NEWARK – Mayor Cory Booker lost tonight in his final shot this year to win a ward chairman in one of the city’s five wards. Booker had run district leader candidates in the other wards and they lost last Tuesday, most critically in the South Ward.
That meant it came down to the Central, where the mayor once served as the councilman and where his candidate, Jermaine James, was beaten tonight by Dwight Brown, an ally of North Ward Democratic leader Steve Adubato.
After James’s loss, Booker tried to emphasize the positive: namely the fact that there was a legitimate contest tonight and not a strong-arming session such as existed when former Mayor Sharpe James was in charge.
"Eight years ago, there was no choice here," Booker said. "This is a vibrant and proud day for the Central Ward that demonstrates great evolution."
But in defeating the younger man’s candidate, Adubato – who gained a second chairman in the city to compliment his North Ward chair – called the mayor’s showing "pathetic," and suggested that Booker does not have effective field operatives at the local level.
"I call on the mayor to stay here and be a part of us," said Adubato. "Let’s develop Newark."
In the special meeting of Central Ward Democrats at the Newark Community Center, which Booker attended in support of James, Brown became the ward chairman with 32 votes, followed by incumbent Blonnie Watson with 20 votes and James with 10 votes.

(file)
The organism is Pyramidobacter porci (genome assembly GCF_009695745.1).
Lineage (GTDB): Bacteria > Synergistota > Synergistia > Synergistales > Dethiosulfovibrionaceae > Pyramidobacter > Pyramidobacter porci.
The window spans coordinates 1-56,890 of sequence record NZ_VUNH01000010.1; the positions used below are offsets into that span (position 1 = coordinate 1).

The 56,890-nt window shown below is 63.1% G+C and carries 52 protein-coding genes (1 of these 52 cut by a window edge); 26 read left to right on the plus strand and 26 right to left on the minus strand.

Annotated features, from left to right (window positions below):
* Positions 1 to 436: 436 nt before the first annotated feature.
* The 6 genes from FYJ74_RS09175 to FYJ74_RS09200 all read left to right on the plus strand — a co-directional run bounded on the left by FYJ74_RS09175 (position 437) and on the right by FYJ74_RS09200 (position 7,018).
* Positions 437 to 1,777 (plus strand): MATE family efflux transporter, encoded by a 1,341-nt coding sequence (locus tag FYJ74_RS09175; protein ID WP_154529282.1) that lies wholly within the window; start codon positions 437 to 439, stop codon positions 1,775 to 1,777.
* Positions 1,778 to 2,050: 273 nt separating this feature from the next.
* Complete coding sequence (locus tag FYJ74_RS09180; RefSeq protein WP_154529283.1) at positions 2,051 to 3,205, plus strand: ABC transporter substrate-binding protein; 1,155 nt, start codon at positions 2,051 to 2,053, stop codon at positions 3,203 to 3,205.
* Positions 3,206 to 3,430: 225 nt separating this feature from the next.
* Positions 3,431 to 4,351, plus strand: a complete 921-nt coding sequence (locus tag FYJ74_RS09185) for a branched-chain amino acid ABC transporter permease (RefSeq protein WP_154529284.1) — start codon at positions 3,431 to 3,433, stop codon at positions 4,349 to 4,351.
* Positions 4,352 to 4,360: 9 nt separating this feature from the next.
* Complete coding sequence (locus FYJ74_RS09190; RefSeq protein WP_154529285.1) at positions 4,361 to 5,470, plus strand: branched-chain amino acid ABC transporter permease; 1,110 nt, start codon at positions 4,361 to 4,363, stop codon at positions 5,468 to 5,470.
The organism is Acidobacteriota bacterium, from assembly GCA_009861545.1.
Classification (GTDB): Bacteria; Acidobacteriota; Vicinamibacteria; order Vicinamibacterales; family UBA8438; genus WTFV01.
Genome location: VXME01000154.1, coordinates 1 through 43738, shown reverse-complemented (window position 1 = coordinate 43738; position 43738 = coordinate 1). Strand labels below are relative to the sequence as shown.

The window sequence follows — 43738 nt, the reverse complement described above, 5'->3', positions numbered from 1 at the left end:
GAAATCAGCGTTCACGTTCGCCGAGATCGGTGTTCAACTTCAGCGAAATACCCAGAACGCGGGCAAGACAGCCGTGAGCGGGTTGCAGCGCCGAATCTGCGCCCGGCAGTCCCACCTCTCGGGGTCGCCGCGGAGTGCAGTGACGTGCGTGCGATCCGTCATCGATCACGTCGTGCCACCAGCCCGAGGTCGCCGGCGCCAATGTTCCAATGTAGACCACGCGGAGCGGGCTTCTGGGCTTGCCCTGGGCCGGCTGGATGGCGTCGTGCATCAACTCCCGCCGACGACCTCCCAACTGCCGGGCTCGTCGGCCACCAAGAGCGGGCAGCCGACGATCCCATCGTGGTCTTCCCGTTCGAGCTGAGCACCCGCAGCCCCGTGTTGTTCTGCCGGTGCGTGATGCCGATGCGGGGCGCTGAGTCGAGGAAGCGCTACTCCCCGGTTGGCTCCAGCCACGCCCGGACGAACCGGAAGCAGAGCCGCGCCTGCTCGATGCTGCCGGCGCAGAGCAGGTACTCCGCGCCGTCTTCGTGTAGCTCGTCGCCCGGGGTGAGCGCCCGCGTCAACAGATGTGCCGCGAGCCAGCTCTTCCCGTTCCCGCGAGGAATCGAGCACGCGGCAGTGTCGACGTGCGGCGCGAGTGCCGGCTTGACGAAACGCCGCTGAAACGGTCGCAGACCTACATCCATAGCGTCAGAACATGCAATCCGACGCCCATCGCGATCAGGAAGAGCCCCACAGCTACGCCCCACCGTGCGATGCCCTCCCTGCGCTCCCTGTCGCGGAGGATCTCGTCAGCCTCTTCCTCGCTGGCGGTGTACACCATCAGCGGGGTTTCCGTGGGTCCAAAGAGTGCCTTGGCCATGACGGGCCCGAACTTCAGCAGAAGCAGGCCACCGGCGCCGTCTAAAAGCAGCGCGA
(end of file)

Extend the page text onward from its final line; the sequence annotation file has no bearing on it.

Brown, an administrator at the North Ward Center, said he had prevailed for one simple reason.
"Hard work," he told PolitickerNJ.com, moments before jumping aboard a bus that ferried senior voters to and from the community center.
Watson, a member of the Essex County Freeholder Board, served one term as chair of the Central Ward before her defeat tonight on the eve of the Essex County Democratic Committee’s reorganization meeting.
"I will not stop working in the Central Ward," she said in her concession speech. "I’m still a freeholder and I still have my community groups."
James had tried to argue that the mayor’s close alliance with Sen. Barack Obama, the presumptive Democratic Party nominee, would help give himself and Booker a political edge in the Central Ward.
"When Barack Obama picks up the phone to call Essex County, he’s going to call Cory Booker," argued James.